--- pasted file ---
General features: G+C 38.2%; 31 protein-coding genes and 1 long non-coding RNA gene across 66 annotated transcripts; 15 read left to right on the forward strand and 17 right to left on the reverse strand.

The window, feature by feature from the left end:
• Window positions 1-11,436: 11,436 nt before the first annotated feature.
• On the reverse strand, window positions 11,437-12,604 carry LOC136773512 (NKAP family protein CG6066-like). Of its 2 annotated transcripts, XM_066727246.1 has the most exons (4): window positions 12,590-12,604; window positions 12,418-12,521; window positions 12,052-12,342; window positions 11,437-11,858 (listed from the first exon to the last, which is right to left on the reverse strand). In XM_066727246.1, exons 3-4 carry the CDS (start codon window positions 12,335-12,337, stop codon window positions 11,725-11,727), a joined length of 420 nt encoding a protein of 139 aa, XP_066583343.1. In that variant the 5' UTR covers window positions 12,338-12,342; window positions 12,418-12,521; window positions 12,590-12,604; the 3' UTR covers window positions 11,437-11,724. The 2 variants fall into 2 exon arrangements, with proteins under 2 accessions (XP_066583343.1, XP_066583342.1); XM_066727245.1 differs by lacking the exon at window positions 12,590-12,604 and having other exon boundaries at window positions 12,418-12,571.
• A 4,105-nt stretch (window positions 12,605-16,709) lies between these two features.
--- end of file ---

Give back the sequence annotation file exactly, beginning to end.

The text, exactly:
General features: G+C 38.2%; 31 protein-coding genes and 1 long non-coding RNA gene across 66 annotated transcripts; 15 read left to right on the forward strand and 17 right to left on the reverse strand.

The window, feature by feature from the left end:
• Window positions 1-11,436: 11,436 nt before the first annotated feature.
• On the reverse strand, window positions 11,437-12,604 carry LOC136773512 (NKAP family protein CG6066-like). Of its 2 annotated transcripts, XM_066727246.1 has the most exons (4): window positions 12,590-12,604; window positions 12,418-12,521; window positions 12,052-12,342; window positions 11,437-11,858 (listed from the first exon to the last, which is right to left on the reverse strand). In XM_066727246.1, exons 3-4 carry the CDS (start codon window positions 12,335-12,337, stop codon window positions 11,725-11,727), a joined length of 420 nt encoding a protein of 139 aa, XP_066583343.1. In that variant the 5' UTR covers window positions 12,338-12,342; window positions 12,418-12,521; window positions 12,590-12,604; the 3' UTR covers window positions 11,437-11,724. The 2 variants fall into 2 exon arrangements, with proteins under 2 accessions (XP_066583343.1, XP_066583342.1); XM_066727245.1 differs by lacking the exon at window positions 12,590-12,604 and having other exon boundaries at window positions 12,418-12,571.
• A 4,105-nt stretch (window positions 12,605-16,709) lies between these two features.